Antidiabetic therapy effects on bone metabolism and fracture risk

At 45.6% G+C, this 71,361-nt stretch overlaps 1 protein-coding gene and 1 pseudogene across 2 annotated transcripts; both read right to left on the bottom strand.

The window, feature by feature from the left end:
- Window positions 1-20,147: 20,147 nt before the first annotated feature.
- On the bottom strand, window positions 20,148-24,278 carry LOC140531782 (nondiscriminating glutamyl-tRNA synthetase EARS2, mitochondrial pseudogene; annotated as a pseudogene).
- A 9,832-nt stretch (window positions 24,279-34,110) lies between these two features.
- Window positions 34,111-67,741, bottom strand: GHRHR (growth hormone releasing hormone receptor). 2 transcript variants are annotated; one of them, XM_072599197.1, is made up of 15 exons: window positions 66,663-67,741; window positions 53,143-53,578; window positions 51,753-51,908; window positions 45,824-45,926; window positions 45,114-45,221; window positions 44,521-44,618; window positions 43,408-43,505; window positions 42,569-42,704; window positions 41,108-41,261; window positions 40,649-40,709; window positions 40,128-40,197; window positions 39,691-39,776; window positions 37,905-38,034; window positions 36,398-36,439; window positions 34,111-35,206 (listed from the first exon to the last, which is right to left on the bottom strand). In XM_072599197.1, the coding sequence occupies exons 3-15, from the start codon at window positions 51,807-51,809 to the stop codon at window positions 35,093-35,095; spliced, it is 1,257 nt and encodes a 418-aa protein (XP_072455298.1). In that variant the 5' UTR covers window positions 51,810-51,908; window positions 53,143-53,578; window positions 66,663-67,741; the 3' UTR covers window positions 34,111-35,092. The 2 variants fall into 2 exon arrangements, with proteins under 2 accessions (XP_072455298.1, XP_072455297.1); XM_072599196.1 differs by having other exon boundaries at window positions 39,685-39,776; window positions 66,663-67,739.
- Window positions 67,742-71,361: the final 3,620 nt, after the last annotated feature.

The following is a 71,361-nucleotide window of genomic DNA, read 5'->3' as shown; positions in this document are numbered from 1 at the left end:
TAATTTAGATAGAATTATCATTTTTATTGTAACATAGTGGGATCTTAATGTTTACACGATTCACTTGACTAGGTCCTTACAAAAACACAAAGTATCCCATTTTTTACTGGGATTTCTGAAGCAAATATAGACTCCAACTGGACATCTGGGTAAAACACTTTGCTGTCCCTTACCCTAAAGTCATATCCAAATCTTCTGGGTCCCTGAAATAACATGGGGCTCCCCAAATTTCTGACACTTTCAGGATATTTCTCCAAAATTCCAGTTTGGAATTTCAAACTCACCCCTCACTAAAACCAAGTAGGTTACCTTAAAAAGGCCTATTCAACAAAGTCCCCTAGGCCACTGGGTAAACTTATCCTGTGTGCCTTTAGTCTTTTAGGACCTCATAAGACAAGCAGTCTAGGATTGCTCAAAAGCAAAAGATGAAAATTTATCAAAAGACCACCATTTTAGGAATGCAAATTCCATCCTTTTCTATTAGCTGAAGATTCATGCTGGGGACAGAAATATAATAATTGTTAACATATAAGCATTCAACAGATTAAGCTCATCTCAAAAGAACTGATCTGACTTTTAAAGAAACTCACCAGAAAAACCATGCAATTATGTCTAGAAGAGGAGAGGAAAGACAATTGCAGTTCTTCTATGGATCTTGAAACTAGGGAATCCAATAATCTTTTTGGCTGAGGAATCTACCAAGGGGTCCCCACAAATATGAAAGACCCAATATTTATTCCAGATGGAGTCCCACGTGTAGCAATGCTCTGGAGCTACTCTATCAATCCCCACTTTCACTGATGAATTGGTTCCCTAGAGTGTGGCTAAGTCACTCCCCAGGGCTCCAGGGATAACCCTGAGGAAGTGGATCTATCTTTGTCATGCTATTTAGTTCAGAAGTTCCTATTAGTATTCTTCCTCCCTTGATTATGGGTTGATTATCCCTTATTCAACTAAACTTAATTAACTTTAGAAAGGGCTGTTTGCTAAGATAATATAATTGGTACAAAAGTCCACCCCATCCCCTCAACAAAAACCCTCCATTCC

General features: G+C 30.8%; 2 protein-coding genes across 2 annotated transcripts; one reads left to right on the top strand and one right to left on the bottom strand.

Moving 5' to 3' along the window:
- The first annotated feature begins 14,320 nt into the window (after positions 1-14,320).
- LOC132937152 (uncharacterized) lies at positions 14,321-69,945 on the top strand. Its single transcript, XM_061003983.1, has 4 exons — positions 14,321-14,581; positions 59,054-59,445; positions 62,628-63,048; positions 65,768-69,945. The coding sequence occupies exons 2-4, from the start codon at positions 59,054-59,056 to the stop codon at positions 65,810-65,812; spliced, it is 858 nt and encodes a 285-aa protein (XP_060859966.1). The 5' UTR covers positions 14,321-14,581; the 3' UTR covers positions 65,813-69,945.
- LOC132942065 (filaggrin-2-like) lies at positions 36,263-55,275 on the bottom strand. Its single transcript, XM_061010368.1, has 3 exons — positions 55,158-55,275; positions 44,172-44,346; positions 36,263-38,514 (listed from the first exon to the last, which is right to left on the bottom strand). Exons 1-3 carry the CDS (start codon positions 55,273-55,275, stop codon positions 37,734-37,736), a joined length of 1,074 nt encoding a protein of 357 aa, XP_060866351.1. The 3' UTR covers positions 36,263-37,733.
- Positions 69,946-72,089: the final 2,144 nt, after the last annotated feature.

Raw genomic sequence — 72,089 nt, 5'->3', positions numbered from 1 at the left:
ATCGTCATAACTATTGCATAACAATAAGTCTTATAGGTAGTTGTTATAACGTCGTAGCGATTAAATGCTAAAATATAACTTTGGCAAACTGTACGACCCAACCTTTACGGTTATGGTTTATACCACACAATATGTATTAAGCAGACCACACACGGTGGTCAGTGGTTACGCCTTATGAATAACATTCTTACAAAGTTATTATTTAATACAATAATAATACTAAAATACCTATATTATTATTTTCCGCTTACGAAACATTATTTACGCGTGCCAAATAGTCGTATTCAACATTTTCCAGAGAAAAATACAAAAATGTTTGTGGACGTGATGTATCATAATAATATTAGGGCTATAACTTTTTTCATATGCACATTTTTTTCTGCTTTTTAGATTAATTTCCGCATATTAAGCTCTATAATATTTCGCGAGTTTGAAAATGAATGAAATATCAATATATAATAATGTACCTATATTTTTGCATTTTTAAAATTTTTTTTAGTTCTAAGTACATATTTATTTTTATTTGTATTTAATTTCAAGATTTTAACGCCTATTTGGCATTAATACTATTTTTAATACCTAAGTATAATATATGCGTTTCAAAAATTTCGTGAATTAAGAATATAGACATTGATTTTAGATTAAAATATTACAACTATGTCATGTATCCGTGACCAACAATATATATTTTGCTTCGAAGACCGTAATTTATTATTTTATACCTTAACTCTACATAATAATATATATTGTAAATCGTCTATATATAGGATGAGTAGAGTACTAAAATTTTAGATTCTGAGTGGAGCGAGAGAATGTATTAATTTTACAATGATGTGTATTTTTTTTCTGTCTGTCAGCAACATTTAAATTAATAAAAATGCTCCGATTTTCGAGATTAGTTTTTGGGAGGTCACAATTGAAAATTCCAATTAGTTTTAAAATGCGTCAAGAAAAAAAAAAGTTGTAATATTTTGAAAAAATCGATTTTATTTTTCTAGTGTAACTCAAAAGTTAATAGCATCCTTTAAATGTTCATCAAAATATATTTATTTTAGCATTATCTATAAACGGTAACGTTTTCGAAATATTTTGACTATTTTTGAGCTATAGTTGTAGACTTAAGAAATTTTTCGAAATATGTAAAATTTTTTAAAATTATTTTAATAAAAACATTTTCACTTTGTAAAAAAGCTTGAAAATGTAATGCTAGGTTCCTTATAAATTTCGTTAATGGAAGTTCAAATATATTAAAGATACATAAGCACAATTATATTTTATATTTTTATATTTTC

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Patients with diabetes are at greater risk of fractures mostly due to not only to extraskeletal factors, such as propensity to fall, but also to bone quality alteration, which reduces bone strength. In people with diabetes, insulin deficiency and hyperglycaemia seem to play a role in determining bone formation alteration by advanced glycation end product (AGE) accumulation or AGE/RAGE (receptors for AGE) axis imbalance, which directly influence osteoblast activity. Moreover, hyperglycaemia and oxidative stress are able to negatively influence osteocalcin production and the Wnt signalling pathways with an imbalance of osteoblast/osteoclast activity leading to bone quality reduction as global effect. In addition, other factors such as insulin growth factors and peroxisome proliferator-activated receptor-γ pathways seem to have an important role in the pathophysiology of osteoporosis in diabetes. Although there are conflicting data in literature, adequate glycaemic control with hypoglycaemic treatment may be an important element in preventing bone tissue alterations in both type 1 and type 2 diabetes. Attention should be paid to the use of thiazolidinediones, especially in older women, because the direct negative effect on bone could exceed the positive effect of glycaemic control. Finally, preliminary data on animals and in humans suggest the hypothesis that incretins and dipeptidyl peptidase-4 inhibitors could have a positive effect on bone metabolism by a direct effect on bone cells; however, such issue needs further investigations.

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